Moderation During the Holidays

Moderation During the Holidays

It’s that time of the year when traditions are often at the center of how we think, feel, and behave in many situations. It’s a time when it is easy for us to feel we have something of a permission slip to act in ways we otherwise might not. Nowhere is this more evident than with our use of alcohol during the year-end holidays, when drinking rates spike signicantly for much of the population.

The reality of alcohol excess during the holidays can be viewed as affecting two distinct groups: 1) Those  whose typical alcohol use is already problematic and 2) those whose use throughout the year is within normal and acceptable ranges–but nevertheless struggle to resist the excess common to the season. In short, they would like to limit their holiday drinking– but often find it challenging. While these patterns are true for lawyers and non-lawyers alike, our profession has an unfortunate history of problematic alcohol use, regardless of the holidays.

Among problem alcohol users, many want to decrease their consumption–but find they are simply unable. Some may even use the holidays as an excuse to drink more. Others may continue their excessive use, hoping a New Year’s resolution will yield an effective resolve.

Many resources are available for those seeking to manage their problematic alcohol use. In most cases, professional assistance should be at the front end of one’s journey of recovery. For members of the Oregon legal community, I also recommend speaking early on with one of us at the Oregon Attorney Assistance Program (OAAP). Our attorney counselors are familiar with the best resources, understand the practice of law, and are knowledgeable about substance use issues. Our free, voluntary, and fully confidential service is, very simply, an invaluable resource. Our confidential weekly recovery meetings (3x/week) have helped thousands of Oregon legal professionals over the decades.

For those without a history of problematic drinking, but who nevertheless struggle with moderation during the holidays, the most helpful suggestions come from research-based recommendations involving well-being, willpower, and healthy habit formation. The science is clear—We are much more likely to act in accordance with our intentions (e.g., to moderate our alcohol use) when:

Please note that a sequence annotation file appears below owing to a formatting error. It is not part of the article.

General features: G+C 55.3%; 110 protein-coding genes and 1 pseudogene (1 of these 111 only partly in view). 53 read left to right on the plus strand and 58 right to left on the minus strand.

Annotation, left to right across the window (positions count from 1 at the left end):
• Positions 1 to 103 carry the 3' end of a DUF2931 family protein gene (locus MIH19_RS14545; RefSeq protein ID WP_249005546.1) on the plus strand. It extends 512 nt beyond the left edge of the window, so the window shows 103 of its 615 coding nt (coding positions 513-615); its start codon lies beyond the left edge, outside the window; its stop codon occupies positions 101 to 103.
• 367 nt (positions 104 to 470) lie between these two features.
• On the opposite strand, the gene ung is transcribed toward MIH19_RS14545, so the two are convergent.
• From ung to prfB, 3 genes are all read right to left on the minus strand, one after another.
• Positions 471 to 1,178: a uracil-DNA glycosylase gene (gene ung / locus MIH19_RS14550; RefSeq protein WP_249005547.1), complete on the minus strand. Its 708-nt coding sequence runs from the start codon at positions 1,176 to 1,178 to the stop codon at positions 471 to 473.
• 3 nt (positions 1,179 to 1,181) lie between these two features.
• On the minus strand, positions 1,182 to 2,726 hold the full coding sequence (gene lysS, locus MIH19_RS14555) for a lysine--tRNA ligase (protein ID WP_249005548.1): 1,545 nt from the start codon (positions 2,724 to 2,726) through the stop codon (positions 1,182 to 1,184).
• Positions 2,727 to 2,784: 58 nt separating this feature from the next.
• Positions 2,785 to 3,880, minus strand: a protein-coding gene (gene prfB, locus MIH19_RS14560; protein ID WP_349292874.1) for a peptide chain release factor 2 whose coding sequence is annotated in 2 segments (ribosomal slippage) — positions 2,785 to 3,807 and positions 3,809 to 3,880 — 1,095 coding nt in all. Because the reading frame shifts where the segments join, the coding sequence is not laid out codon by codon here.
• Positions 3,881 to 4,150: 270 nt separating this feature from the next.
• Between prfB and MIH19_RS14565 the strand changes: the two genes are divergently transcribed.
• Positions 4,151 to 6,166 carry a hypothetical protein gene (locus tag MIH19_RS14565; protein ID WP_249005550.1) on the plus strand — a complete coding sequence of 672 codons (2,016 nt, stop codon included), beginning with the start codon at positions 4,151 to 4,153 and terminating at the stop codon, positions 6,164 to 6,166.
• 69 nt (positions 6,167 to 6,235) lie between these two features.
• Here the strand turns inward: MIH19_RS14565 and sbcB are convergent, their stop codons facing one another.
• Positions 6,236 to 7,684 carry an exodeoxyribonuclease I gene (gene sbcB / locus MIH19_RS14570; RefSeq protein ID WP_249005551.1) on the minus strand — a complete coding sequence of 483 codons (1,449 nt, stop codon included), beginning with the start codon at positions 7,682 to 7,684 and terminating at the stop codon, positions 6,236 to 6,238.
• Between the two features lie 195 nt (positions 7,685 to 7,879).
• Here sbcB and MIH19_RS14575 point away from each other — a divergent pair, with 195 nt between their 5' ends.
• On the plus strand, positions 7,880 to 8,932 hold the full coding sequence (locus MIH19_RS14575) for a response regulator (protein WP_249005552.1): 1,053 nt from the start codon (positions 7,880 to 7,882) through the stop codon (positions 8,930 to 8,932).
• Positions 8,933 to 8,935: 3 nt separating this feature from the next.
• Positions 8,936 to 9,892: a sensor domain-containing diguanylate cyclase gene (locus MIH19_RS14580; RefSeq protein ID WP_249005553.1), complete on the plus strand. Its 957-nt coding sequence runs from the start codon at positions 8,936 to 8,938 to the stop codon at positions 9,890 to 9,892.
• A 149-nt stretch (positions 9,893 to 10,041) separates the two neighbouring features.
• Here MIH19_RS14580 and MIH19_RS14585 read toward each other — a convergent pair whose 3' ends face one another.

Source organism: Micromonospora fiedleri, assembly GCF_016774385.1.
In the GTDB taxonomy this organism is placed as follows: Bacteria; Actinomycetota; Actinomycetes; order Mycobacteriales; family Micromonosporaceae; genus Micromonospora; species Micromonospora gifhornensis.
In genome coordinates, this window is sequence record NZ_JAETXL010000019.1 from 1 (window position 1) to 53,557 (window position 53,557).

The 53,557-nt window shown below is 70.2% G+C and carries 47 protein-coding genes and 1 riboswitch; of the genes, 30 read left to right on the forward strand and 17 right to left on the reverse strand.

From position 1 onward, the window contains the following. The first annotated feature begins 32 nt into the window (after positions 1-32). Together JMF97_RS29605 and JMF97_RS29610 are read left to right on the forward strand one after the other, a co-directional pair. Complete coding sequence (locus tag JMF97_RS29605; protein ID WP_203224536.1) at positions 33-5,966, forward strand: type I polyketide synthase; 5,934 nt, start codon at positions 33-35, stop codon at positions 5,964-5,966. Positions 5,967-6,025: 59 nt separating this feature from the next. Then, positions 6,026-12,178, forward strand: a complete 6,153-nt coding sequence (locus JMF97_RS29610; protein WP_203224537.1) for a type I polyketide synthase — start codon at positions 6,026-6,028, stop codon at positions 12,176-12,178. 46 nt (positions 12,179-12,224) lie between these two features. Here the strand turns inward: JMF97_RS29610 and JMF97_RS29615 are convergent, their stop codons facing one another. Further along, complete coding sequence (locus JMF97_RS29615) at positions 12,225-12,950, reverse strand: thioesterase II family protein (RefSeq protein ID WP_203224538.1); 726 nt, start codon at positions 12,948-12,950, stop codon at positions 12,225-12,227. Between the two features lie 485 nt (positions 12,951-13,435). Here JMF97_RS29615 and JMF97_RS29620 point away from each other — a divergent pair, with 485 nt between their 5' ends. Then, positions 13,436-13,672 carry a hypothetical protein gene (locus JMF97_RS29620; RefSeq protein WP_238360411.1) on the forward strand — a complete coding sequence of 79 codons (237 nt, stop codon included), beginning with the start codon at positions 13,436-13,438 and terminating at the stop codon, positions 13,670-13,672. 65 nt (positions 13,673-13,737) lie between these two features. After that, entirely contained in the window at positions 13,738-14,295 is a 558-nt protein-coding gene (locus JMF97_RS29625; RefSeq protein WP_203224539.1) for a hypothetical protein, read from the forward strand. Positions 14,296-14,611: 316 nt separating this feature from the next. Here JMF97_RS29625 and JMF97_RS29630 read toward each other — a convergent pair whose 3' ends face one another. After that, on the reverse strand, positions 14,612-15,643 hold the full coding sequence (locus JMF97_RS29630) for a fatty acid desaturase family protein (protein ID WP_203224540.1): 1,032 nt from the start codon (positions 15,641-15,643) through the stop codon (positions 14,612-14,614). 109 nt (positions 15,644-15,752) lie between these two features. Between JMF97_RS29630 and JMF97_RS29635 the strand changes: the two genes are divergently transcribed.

1. We are well-rested, well-nourished, and not emotionally stressed. The better our well-being, the more likely we will be able to limit our alcohol use.
  2. We have specifically printed/written down our plans, goals, and intentions (e.g., “I will have only two drinks at tonight’s party.”).
  3. We have told another person our plans (e.g., “Lisa, I am going to have no more than two drinks at the party tonight.”)
  4. We monitor our alcohol use and keep a record of dates, circumstances, and amounts consumed (5 ounces of wine, 12 ounces of beer, and 1.5 ounces of distilled spirits each equal one serving.)
  5. We avoid guilt and shame if we are not initially as successful as we’d like. Research demonstrates that self-compassion, not self- criticism, is most effective when we are striving to meet our goals.

Though simple and intuitive, these five practices really do work when trying to limit alcohol use during the holidays. Our OAAP counselors are always available to discuss other helpful resources and tools.

Some valuable online suggestions include:
Finally, it is worth noting that demand for non-alcoholic beverages is growing significantly in the marketplace today; many people are opting to not drink at all or limit their alcohol use. When sponsoring holiday events, responsible hosts may want to consider offering a variety of non-alcoholic beverage alternatives.

Best Wishes to All During the Holidays and New Year!!!

Post Author: Douglas S. Querin

Douglas S. Querin

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